The only way that we will possibly meet the demand for more storage is by using tape. With 220 TB LTO Ultrium cartridges within striking distance, smart cloud and data center operators are already exploring and deploying tape technology again. Ed is now officially the guy who women want to meet and men want to be. Here are some of his observations.
Thanks, Ed Childers, for taking the time to chat with us. And thank you to IBM for inviting us to attend Edge 2016 and for allowing us to use some of the availability of your best and brightest in these video blogs.
For the record, IBM covered the costs for our attendance at IBM Edge 2016 and they gave us a small stipend for live tweeting their general sessions. The content of these video blogs and other opinions on this post are ours exclusively.
For those who are not familiar with our take on the zpocalypse, here is a refresher, staring Barry M. Ferrite...
And here is the follow-on video...
Thanks again to Ed and to IBM. Great show, that IBM Edge!
When you talk to someone who wears the handle "Vice President of Storage and Software Defined Infrastructure Marketing," you would think that you are going to get an earful about SDS and hyper-converged infrastructure, and maybe some hype about how it is the shiniest of shiny new things. However, IBM's Eric Herzog (known on Twitter as @Zoginstor) has knocked around this business for so long, bringing knowledgeable evangelism of so many storage innovations in his career, the hype is kept to a minimum.
Herzog is one of our favorite interviews at IBM events because he has a knack for bringing us up to speed on what IBM is doing and how that fits against the broader trends he is seeing in the world. Here was his take at IBM Edge 2016.
Again, our special thanks to Eric Herzog for providing his valuable insights into both IBM's storage products strategy and the use cases that are emerging in the wonderful world of IT.
Eric was instrumental in the invitation from IBM to DrunkenData to attend Edge 2016 and to live tweet sessions at the conference. They foot the bills for our travel and lodging and paid a stipend for our work there. These video blogs, however, are our own and do not necessarily reflect the views and opinions of Big Blue.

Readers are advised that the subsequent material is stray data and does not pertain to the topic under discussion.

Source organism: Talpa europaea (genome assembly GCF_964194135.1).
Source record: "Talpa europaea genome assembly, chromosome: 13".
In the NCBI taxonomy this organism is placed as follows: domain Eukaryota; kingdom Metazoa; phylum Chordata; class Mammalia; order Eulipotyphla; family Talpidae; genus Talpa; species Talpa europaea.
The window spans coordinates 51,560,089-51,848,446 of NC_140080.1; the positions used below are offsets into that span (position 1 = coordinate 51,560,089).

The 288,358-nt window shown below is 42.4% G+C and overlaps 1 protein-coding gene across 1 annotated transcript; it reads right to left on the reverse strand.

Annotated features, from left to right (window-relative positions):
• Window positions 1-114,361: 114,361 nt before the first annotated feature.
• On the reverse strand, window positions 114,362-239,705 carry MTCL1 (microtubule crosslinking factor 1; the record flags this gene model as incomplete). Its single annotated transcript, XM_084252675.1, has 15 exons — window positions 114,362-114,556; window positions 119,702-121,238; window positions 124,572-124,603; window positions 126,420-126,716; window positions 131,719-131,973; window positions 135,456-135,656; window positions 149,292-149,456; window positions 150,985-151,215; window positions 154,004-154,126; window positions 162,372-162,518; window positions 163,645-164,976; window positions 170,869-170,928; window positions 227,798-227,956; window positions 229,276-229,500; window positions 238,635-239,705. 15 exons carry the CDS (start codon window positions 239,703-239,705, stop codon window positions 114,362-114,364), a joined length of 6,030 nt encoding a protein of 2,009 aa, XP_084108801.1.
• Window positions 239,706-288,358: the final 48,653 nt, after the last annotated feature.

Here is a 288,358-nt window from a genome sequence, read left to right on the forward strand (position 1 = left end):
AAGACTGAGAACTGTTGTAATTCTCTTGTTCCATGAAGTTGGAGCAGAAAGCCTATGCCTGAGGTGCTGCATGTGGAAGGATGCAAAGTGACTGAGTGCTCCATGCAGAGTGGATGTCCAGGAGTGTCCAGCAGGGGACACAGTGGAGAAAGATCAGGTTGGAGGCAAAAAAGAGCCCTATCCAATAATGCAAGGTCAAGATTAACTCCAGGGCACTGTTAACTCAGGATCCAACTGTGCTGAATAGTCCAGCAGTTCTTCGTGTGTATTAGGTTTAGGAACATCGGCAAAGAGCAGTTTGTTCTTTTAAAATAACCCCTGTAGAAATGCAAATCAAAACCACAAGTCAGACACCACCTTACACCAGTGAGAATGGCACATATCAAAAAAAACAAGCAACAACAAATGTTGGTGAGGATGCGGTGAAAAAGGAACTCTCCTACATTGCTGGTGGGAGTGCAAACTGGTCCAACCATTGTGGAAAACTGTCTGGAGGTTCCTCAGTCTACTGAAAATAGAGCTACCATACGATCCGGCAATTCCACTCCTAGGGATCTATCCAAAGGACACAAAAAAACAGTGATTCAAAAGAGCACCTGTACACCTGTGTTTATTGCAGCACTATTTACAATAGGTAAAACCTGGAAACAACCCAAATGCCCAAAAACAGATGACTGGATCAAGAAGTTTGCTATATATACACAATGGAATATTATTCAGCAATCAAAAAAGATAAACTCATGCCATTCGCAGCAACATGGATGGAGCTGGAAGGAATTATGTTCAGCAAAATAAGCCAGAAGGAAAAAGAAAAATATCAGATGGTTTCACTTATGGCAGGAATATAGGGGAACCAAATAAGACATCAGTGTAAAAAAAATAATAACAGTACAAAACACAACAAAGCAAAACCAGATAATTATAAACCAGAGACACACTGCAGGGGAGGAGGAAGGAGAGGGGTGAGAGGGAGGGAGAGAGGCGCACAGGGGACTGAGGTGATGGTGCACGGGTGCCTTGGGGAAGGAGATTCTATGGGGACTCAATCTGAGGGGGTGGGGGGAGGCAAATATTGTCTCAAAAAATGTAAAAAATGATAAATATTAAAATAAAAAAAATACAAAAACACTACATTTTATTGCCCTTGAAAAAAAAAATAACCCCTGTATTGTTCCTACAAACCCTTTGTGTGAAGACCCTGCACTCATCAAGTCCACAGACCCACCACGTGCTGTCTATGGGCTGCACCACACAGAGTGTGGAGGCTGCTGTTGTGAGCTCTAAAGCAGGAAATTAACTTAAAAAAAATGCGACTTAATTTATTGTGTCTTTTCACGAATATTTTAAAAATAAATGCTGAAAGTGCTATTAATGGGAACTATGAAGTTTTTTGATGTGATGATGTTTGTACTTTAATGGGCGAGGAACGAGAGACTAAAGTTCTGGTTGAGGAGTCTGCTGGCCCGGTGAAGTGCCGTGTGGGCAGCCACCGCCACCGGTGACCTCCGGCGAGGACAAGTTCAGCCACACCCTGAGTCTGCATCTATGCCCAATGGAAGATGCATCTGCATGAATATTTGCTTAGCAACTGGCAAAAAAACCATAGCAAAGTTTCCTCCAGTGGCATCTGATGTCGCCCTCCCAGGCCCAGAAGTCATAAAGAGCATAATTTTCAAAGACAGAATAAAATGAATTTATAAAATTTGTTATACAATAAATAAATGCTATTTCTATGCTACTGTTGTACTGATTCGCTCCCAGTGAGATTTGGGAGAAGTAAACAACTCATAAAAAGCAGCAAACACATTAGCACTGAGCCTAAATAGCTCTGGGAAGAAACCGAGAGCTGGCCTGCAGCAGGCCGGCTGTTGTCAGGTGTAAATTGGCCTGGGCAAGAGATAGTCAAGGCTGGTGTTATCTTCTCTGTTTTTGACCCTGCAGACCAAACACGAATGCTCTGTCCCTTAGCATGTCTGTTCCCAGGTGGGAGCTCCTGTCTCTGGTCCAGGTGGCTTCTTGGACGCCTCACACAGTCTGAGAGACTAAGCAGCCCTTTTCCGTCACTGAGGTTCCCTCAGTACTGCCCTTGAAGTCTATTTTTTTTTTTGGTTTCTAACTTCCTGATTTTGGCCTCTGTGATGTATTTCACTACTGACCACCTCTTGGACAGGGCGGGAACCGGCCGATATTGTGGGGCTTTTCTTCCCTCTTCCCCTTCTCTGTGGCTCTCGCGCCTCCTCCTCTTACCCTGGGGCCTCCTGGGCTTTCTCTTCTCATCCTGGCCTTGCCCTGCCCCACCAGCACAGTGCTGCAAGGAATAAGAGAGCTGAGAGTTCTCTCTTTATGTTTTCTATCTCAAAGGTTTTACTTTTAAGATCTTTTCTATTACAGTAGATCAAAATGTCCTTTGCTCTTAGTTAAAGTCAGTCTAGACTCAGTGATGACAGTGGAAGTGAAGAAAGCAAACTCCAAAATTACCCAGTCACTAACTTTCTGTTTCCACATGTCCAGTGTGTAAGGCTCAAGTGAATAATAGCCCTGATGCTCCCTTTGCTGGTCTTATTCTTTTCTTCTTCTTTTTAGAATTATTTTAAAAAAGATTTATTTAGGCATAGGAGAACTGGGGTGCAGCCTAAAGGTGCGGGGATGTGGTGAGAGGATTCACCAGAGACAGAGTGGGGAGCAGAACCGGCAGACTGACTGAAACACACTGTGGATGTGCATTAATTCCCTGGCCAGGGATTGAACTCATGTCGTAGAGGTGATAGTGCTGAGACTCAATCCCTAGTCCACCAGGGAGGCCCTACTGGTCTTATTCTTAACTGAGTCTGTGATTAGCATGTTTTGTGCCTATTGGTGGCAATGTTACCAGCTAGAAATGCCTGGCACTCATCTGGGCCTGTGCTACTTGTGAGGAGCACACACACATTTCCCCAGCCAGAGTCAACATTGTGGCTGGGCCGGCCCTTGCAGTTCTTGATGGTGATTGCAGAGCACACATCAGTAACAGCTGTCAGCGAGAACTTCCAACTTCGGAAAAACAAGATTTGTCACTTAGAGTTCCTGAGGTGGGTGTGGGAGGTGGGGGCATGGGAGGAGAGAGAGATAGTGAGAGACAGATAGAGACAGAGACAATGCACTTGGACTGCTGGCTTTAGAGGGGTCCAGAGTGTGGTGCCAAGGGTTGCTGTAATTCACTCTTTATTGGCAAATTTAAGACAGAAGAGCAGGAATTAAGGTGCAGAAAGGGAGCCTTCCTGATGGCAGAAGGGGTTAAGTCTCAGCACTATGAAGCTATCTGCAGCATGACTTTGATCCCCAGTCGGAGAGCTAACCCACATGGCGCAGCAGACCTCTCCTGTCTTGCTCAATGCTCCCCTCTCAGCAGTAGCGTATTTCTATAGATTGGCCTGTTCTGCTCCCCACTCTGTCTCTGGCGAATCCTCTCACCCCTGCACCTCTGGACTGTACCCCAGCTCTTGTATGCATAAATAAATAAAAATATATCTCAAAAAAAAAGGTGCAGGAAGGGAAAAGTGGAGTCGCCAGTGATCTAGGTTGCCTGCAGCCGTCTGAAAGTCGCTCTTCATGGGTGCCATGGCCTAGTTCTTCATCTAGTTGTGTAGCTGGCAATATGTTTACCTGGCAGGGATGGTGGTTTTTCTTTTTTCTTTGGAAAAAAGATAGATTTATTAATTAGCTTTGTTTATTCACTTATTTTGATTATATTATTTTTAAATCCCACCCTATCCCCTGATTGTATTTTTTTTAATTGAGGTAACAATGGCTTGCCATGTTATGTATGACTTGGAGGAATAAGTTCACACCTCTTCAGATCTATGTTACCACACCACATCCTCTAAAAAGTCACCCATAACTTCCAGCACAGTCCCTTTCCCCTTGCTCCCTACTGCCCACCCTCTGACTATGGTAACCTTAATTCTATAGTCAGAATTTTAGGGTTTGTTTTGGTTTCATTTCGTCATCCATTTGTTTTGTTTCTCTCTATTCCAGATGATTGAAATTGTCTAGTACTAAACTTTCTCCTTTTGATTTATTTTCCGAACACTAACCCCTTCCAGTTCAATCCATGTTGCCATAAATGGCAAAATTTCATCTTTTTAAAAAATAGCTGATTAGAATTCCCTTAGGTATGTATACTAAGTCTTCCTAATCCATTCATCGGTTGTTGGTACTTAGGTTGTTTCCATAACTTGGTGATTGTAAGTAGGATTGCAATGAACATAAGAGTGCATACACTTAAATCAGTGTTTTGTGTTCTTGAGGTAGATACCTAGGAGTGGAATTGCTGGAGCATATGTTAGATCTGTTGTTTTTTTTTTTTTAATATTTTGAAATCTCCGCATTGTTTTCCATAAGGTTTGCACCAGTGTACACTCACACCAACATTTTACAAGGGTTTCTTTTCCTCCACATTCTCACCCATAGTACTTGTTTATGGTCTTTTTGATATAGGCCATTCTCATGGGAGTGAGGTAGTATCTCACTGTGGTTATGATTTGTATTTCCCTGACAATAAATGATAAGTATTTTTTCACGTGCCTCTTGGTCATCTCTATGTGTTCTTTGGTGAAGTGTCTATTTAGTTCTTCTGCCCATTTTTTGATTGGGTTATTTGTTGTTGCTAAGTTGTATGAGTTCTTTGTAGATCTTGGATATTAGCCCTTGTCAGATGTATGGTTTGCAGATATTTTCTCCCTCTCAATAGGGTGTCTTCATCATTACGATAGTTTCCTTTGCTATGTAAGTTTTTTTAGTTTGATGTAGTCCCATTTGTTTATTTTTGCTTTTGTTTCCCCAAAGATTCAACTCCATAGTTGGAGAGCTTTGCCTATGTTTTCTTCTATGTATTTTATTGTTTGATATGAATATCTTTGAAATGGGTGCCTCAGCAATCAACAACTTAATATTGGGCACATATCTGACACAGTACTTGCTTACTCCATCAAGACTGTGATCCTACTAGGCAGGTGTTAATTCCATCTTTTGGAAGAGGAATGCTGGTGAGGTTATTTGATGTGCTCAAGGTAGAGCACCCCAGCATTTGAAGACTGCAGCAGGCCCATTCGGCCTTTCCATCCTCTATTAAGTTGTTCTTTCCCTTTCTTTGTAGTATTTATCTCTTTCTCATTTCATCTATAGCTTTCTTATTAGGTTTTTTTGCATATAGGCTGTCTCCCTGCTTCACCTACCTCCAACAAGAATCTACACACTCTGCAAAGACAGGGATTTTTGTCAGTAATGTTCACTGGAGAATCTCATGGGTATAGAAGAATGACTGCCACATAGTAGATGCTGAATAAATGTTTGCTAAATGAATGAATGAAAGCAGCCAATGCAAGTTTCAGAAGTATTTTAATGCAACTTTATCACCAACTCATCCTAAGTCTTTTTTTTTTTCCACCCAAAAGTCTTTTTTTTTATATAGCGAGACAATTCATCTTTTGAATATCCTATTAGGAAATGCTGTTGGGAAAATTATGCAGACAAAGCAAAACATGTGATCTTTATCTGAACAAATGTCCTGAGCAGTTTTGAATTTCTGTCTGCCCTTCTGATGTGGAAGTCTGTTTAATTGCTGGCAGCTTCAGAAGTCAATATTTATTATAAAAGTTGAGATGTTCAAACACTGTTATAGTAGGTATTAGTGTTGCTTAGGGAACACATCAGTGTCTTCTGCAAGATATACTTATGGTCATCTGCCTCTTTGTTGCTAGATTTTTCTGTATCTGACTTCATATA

Brandishing a title like Director, Storwize Offering Manager and Business Line Manager, one would expect Eric Stouffer to spend his 15 minutes of fame (about the time it takes to shoot a short interview) waxing philosophical about the benefits of data compression (what Storwize technology is all about). The interesting thing about Stouffer is that he maintains a good bead on what IBM is doing across product lines and across technology areas to ensure that his products continue to drive value to customers. He continues to see value in virtualizing the underlying storage infrastructure, then sharing it out to applications and virtual machines as logical volumes. We quite agree.
I was delighted to have the opportunity to catch up with Eric at IBM Edge 2016 and to record a video that we edited into this short clip.
We continue to derive great value from IBM Edge events, especially from the great signal to noise ratios of presentations and interviews. Hope to revisit this topic in 2017.
Disclaimer: Our attendance at Edge 2016 was compensated by IBM. They paid the bills for our transport and lodging and provided a stipend for live tweeting their general sessions. That made it possible for us to do these vblogs, for which we are wholly responsible. Thanks IBM!